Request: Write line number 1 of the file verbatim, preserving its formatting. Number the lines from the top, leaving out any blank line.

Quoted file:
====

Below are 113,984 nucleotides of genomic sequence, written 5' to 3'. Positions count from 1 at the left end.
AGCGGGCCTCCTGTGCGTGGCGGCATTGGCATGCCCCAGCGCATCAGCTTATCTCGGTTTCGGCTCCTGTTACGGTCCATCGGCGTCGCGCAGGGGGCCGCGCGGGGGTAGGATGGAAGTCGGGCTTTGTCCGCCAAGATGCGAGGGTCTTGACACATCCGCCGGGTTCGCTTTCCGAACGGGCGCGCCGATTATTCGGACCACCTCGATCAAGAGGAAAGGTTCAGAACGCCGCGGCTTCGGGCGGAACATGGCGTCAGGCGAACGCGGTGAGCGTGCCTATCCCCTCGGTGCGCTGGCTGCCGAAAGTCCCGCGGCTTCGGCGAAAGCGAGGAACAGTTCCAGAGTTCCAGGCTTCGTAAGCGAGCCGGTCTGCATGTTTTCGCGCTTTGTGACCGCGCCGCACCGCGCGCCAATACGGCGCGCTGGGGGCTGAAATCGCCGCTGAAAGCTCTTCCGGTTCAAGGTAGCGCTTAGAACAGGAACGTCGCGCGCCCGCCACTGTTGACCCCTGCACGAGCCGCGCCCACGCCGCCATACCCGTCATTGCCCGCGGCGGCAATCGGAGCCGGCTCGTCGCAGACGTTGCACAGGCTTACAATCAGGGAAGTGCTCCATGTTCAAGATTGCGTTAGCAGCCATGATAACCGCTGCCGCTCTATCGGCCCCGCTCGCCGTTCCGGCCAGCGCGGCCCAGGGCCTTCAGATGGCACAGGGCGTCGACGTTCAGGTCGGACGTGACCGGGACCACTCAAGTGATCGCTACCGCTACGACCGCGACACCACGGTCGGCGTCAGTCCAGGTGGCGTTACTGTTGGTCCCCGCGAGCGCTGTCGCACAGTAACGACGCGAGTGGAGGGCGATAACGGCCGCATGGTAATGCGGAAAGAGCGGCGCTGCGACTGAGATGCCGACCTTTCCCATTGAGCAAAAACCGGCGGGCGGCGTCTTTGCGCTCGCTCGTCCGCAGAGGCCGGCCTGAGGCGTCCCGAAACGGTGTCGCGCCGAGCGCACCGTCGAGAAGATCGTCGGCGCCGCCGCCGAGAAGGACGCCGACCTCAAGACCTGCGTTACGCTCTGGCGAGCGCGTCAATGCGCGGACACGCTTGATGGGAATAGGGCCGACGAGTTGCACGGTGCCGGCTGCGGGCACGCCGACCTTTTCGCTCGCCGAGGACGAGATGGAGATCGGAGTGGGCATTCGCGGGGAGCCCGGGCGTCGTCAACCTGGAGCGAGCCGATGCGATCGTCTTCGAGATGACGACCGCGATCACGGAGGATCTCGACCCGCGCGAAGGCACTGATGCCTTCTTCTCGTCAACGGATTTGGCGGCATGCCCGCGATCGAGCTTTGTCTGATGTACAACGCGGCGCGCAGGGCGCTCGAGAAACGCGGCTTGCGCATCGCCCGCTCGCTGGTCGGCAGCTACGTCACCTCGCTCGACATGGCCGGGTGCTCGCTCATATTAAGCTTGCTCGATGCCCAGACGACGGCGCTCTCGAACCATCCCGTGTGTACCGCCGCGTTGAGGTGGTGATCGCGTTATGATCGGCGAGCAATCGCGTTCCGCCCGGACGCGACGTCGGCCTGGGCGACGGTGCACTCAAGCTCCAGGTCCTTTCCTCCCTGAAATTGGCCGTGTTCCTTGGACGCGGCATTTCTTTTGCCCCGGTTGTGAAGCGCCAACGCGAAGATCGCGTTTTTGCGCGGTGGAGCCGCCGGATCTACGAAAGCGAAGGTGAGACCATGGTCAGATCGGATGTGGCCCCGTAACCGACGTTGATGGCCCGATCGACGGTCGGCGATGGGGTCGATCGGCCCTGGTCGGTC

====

Below are 113,984 nucleotides of genomic sequence, written 5' to 3'. Positions count from 1 at the left end.